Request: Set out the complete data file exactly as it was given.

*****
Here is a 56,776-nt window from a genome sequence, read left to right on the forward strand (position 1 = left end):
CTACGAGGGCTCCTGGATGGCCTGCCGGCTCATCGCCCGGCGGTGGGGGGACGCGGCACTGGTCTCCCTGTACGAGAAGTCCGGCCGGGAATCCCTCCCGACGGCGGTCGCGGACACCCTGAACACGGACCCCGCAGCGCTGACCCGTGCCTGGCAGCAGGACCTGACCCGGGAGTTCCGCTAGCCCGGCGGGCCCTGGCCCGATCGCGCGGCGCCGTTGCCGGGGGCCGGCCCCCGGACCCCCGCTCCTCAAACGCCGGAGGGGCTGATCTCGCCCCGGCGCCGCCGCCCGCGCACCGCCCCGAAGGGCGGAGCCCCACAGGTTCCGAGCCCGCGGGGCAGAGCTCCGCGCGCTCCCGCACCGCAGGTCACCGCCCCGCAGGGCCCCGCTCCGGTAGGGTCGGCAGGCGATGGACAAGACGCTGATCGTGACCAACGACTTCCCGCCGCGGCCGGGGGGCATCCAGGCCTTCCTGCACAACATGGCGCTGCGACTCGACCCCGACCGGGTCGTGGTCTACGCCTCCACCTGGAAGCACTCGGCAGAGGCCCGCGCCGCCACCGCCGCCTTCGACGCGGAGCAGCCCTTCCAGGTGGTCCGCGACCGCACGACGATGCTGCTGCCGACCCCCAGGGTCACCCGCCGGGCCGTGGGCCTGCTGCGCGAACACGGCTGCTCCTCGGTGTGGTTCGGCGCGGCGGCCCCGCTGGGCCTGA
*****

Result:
Here is a 56,776-nt window from a genome sequence, read left to right on the forward strand (position 1 = left end):
CTACGAGGGCTCCTGGATGGCCTGCCGGCTCATCGCCCGGCGGTGGGGGGACGCGGCACTGGTCTCCCTGTACGAGAAGTCCGGCCGGGAATCCCTCCCGACGGCGGTCGCGGACACCCTGAACACGGACCCCGCAGCGCTGACCCGTGCCTGGCAGCAGGACCTGACCCGGGAGTTCCGCTAGCCCGGCGGGCCCTGGCCCGATCGCGCGGCGCCGTTGCCGGGGGCCGGCCCCCGGACCCCCGCTCCTCAAACGCCGGAGGGGCTGATCTCGCCCCGGCGCCGCCGCCCGCGCACCGCCCCGAAGGGCGGAGCCCCACAGGTTCCGAGCCCGCGGGGCAGAGCTCCGCGCGCTCCCGCACCGCAGGTCACCGCCCCGCAGGGCCCCGCTCCGGTAGGGTCGGCAGGCGATGGACAAGACGCTGATCGTGACCAACGACTTCCCGCCGCGGCCGGGGGGCATCCAGGCCTTCCTGCACAACATGGCGCTGCGACTCGACCCCGACCGGGTCGTGGTCTACGCCTCCACCTGGAAGCACTCGGCAGAGGCCCGCGCCGCCACCGCCGCCTTCGACGCGGAGCAGCCCTTCCAGGTGGTCCGCGACCGCACGACGATGCTGCTGCCGACCCCCAGGGTCACCCGCCGGGCCGTGGGCCTGCTGCGCGAACACGGCTGCTCCTCGGTGTGGTTCGGCGCGGCGGCCCCGCTGGGCCTGA